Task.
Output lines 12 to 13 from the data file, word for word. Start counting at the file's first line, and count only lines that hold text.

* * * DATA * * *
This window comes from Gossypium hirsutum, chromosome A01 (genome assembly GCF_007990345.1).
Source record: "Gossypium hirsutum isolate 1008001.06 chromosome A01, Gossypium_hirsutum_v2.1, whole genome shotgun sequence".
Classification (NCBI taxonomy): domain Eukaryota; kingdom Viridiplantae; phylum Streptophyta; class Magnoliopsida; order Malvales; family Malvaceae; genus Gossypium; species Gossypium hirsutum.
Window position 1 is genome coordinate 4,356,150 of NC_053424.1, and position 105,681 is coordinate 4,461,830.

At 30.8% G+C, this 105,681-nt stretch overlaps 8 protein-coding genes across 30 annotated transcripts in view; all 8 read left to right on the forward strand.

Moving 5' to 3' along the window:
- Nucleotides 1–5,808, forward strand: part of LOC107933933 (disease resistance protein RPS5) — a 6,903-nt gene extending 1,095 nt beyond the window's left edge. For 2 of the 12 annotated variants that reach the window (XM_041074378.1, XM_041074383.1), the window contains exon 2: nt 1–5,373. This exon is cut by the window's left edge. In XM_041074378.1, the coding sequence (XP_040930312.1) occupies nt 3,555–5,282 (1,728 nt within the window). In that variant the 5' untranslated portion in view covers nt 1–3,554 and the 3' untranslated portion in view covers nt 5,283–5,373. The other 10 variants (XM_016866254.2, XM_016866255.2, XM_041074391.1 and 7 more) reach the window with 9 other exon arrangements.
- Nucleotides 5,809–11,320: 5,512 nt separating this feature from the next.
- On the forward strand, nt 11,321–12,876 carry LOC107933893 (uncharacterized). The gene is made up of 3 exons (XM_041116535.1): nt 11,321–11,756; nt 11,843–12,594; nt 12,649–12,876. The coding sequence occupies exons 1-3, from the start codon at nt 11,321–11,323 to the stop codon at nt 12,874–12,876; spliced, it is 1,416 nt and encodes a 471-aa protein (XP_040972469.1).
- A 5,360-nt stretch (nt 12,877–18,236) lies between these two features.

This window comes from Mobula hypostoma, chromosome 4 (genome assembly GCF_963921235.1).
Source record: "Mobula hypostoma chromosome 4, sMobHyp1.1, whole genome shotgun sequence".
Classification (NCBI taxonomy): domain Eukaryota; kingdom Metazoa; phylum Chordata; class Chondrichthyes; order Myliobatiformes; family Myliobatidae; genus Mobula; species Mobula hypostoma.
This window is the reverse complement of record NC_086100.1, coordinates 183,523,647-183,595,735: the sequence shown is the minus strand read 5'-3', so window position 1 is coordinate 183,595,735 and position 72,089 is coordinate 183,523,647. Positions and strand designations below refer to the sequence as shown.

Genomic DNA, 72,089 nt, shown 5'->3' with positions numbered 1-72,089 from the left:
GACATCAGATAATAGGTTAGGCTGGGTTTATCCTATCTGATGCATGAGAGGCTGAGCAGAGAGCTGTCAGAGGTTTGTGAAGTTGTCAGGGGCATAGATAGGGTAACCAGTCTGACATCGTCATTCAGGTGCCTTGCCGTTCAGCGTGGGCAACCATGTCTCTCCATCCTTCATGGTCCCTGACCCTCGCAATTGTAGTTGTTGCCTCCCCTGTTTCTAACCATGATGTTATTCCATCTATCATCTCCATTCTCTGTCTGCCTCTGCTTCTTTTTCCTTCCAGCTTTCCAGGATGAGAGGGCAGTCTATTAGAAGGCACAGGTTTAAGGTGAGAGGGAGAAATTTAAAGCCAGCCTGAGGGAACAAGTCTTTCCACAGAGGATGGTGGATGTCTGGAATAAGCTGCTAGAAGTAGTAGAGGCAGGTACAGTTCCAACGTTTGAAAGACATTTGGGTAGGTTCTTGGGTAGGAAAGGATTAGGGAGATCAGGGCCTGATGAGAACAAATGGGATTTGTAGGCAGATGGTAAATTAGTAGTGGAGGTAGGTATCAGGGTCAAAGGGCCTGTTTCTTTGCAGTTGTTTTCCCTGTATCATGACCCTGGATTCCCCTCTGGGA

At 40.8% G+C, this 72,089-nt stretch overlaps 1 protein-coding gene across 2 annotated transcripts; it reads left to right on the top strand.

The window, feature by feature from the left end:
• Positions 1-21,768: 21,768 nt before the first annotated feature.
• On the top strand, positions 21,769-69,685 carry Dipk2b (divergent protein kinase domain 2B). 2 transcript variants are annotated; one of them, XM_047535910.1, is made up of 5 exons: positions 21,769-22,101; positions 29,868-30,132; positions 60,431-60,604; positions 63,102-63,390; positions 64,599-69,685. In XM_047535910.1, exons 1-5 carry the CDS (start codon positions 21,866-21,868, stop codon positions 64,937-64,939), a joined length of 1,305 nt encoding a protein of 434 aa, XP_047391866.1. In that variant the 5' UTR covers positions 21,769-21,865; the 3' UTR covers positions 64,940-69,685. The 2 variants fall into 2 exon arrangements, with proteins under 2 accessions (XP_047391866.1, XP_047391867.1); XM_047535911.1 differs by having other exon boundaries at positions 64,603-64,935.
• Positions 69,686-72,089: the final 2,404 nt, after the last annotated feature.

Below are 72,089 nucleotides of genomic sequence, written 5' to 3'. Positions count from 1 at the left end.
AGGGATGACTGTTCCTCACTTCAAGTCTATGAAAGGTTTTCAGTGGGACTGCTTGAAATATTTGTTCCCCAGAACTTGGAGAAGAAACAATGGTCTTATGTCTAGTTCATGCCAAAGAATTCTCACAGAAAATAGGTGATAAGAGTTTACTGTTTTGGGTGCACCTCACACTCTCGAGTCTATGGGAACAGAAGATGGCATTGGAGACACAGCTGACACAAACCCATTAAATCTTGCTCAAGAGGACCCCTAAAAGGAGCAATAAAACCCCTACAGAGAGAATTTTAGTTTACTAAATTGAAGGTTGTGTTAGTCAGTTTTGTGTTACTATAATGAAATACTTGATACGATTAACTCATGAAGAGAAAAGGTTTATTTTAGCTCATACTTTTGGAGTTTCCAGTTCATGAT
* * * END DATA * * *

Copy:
Source record: "Mobula hypostoma chromosome 4, sMobHyp1.1, whole genome shotgun sequence".
Classification (NCBI taxonomy): domain Eukaryota; kingdom Metazoa; phylum Chordata; class Chondrichthyes; order Myliobatiformes; family Myliobatidae; genus Mobula; species Mobula hypostoma.